Let’s Talk About Sex (Education)

You enter your first years as a teenager. People are starting to look and feel different, but no one knows what is really going on. Your parents bring it up a few times, but you make an excuse to escape the conversation. It is time to talk about the big, bad and scary S-E-X. In a room where hormones are raging, pubescent boys are cracking sex jokes, and uncomfortable girls cringe at every mention of a (God forbid) penis, sex education makes for a rollercoaster ride of awkward. Most students want to avoid it at all costs. For the most part, America has decided to take this route as well, avoiding setting sex education into law. On Planned Parenthood’s website, I read about the Centers for Disease Control and Prevention’s data on sex education in American schools.

In the majority of states, less than half of high schools and just one in five middle schools teach all the fundamental sex education topics suggested by the Centers for Disease Control and Prevention. This is despite the fact that 90% of parents support sex education in high school and middle school. Basically, in light of the publicized and legitimized fact that sex education is highly recommended and preferred by Centers for Disease Control and Prevention and American parents, America has done an overwhelming nothing. So how does this really affect American teenagers?

You would be surprised how much a teenager would believe. In my public middle school outside of Philadelphia, a rumor went around about “blue waffle,” a sexually transmitted infection that caused a male and female’s genitalia to turn bright blue. Although this is so obviously fictional and highly laughable, my 13-year-old self was terrified by the fact that it existed. The lack of sex education in schools across America leaves a lot of legitimate sexual information left unsaid and teens with sexual questions silenced. This directly leads to young teenagers having to make their own interpretations of false rumors, which leads to false information and ignorance about sex and so on (ie: that your genitalia turns a painful blue from intercourse). This toxic cycle has some serious repercussions in America that have already become apparent.

A good friend of mine cried to me for two weeks straight about how she thought she was pregnant. I questioned her about how she could be pregnant, as I knew she was a virgin. She replied to me by telling me a story about how she hooked up with a guy in a hot tub and since “sperm can swim faster in hot water,”  she was impregnated without having sex. I looked at her, shocked, as tears streamed down her worried face, in complete disbelief that she fully believed she was a pregnant virgin. This is sad, hilarious, horrifying, and so much more. But, it is mostly a testament to the fact that sex education in high schools is necessary in preventing ridiculously false rumors so no one is ignorant to the facts of safe sex…and no one thinks they are the next Virgin Mary.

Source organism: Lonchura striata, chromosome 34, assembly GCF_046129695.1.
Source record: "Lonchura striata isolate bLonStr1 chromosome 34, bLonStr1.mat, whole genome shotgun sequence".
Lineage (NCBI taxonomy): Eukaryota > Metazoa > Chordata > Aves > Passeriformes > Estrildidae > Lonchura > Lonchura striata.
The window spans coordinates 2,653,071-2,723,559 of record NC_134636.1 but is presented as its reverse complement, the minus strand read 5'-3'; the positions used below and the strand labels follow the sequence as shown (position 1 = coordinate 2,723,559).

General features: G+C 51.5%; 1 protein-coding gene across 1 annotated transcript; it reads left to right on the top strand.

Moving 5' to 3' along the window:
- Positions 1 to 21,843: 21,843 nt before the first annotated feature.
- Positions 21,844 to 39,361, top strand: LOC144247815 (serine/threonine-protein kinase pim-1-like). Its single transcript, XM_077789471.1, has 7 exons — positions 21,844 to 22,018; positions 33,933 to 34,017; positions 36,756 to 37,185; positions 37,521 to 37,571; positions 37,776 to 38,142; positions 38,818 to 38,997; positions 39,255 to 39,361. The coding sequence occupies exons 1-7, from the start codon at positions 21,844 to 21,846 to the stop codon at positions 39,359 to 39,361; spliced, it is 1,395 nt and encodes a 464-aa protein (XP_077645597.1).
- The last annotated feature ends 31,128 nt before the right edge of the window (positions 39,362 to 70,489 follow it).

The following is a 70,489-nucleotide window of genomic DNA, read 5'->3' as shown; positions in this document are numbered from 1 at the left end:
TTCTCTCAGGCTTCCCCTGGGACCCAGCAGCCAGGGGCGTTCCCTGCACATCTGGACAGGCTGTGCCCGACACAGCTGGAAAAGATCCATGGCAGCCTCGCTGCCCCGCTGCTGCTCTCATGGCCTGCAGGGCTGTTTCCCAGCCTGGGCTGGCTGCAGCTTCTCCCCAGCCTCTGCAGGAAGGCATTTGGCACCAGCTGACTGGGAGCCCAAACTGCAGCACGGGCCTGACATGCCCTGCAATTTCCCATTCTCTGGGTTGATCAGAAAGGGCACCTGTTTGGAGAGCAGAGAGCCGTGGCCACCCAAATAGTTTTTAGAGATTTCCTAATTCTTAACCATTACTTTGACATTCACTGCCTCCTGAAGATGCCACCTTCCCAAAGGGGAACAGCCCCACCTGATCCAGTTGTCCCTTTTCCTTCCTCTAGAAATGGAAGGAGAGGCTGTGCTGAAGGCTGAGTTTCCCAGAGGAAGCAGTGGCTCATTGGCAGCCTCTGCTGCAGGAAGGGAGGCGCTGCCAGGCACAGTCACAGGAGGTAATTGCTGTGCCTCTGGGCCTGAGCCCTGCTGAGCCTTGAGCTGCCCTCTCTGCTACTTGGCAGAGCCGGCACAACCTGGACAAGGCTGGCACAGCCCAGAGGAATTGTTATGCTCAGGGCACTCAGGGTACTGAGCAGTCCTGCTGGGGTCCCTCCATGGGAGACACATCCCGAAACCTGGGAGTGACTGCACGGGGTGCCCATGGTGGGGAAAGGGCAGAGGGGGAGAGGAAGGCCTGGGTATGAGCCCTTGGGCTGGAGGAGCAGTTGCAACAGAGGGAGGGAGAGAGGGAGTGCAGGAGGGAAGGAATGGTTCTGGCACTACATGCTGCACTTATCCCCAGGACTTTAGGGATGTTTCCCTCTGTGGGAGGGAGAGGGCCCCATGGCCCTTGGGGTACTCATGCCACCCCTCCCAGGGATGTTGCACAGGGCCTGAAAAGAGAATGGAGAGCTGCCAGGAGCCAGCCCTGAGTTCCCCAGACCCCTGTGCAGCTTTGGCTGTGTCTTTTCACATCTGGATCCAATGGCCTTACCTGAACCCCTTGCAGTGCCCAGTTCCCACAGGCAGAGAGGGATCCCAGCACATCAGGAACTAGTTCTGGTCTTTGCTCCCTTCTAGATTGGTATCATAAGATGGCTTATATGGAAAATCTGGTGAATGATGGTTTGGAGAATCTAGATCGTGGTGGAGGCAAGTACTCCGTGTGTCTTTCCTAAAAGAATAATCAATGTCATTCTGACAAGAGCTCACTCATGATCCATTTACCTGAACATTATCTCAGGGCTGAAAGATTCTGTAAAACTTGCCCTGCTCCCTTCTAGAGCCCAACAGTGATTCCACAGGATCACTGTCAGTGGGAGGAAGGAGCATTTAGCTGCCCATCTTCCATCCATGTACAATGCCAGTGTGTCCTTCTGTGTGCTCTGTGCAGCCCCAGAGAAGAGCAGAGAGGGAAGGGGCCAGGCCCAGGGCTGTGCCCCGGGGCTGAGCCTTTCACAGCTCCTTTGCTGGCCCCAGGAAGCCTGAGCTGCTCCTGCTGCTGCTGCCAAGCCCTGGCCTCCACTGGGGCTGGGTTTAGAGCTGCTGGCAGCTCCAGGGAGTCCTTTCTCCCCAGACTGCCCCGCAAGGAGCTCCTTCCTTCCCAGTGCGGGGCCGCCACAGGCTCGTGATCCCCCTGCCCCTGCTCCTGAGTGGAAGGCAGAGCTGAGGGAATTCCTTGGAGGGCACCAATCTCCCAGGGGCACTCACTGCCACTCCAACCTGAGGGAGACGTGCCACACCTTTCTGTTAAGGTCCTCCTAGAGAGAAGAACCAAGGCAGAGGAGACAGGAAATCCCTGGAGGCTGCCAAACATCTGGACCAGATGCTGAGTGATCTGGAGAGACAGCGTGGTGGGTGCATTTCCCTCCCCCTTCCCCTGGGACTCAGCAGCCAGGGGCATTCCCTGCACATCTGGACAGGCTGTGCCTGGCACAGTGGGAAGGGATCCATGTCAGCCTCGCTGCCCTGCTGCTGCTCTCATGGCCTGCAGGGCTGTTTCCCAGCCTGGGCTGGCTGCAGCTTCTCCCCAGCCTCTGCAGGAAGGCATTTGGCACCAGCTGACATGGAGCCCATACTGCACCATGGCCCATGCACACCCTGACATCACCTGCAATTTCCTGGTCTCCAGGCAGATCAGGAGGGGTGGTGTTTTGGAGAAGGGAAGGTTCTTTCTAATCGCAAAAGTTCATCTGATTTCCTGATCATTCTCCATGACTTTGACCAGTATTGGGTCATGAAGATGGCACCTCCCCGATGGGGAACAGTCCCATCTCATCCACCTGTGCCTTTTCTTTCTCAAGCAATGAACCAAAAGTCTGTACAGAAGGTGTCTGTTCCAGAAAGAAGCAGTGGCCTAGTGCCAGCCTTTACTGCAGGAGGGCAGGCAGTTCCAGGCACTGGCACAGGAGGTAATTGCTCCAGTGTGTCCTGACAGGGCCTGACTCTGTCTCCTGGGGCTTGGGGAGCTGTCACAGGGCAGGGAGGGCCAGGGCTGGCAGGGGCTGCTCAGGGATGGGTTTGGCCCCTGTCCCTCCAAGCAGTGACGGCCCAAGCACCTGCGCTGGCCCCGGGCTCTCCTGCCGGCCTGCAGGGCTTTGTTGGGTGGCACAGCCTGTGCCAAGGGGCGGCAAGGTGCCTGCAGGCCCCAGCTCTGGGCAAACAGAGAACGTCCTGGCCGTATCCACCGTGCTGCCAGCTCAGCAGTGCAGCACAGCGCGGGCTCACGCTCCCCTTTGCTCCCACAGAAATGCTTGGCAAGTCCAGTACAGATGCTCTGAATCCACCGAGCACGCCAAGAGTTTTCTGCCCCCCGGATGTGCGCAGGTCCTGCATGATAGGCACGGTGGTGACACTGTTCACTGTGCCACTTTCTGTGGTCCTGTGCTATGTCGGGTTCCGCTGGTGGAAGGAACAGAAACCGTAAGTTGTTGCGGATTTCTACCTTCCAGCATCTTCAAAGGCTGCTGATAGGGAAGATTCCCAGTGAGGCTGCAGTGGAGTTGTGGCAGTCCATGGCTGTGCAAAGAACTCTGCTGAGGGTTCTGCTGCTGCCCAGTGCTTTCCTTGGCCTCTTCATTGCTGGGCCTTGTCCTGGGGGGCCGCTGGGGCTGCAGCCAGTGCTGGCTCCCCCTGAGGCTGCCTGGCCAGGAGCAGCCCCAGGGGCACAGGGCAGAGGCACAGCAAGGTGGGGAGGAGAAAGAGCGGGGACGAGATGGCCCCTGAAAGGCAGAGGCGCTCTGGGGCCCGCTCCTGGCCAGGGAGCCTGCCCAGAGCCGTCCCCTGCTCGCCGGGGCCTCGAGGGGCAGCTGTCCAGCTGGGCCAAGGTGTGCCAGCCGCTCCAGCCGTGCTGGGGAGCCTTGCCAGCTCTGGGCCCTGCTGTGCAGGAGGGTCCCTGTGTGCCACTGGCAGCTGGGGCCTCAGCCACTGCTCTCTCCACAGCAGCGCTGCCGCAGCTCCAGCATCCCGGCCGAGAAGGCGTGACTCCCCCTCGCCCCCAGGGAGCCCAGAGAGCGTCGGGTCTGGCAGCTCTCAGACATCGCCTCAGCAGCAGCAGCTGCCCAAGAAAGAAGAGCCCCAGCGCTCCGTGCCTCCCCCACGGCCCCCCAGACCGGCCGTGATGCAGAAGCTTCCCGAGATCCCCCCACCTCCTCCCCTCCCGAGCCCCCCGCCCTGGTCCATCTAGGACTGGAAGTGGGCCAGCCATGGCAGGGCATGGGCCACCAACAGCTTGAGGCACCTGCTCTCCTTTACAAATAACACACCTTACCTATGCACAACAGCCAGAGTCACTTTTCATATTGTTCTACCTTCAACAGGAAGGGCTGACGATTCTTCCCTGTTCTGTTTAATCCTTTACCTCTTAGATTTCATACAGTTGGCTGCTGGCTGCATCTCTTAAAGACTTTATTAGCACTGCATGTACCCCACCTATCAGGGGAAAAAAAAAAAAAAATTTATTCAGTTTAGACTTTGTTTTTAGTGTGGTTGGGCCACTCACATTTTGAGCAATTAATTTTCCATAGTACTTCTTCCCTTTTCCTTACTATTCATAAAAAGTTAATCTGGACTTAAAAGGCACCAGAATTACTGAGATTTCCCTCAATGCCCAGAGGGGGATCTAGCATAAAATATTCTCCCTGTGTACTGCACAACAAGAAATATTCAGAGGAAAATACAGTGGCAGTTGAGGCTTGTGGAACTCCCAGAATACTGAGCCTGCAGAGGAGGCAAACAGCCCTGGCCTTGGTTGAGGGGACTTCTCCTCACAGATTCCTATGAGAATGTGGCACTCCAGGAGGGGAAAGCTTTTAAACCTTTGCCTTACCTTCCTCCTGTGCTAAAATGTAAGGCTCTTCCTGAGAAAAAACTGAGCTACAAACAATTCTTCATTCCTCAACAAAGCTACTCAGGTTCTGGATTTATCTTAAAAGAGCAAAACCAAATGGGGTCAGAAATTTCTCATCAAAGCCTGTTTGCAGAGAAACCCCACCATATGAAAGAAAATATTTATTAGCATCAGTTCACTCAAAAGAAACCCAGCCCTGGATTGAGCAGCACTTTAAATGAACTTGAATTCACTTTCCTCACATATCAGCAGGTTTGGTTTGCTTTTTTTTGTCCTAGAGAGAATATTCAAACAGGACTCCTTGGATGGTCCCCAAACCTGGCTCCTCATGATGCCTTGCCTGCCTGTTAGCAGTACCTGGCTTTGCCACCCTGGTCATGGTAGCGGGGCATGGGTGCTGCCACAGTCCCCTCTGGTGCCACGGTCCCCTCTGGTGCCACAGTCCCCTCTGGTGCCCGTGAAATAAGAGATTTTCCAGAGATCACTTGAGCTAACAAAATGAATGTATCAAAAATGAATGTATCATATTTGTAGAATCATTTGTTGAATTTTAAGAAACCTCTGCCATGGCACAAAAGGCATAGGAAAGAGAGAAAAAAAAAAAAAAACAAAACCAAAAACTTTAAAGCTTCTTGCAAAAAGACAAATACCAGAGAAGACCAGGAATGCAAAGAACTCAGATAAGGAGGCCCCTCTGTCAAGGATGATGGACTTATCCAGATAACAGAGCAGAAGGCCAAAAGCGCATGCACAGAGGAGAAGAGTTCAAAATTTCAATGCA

Unplanned pregnancy and sexually transmitted diseases are the more serious consequences of the lack of sex education in American schools. Right here in Louisiana, where sex education is not mandated, teen pregnancy and STD rates are higher than in most other states. The Public Library of Science has shown that legitimate and thorough sex education leads to safer and healthier choices. Yup, it really is that simple. We cannot be substituting a formal education on how to take care of your sexual health with “the talk” you may or may not have with your parents.

At Tulane, sex is everywhere. Whether that be the girl grinding on the guy next to you at that frat party on Saturday or the guy you saw walking back to his dorm with all of his Mardi Gras beads still around his neck, sex plays a big role in college. It may be true that young adults in college are more sexually interested and active than the rest of America, but this adds to the case for fundamental sex education in middle and high schools across America. Before entering college, it is important to have the right tools to have safe sex. College hookup culture is often seen as a negative, messy, and irresponsible thing. However, if we could confidently trust all college students to be rightfully prepared and knowledgable about safe sex, hookup culture might turn into something widely accepted. If it is the job of our secondary schools to prepare us for the next chapter of our lives, sex has got a lot to with the conversation at hand.

America has got a lot of work to do. It’s awkward. It’s uncomfortable. It may turn some faces red and provoke some odd questions. But it keeps the children of America safe and smart, so let’s talk about sex.

COVER PHOTO: The New York Times

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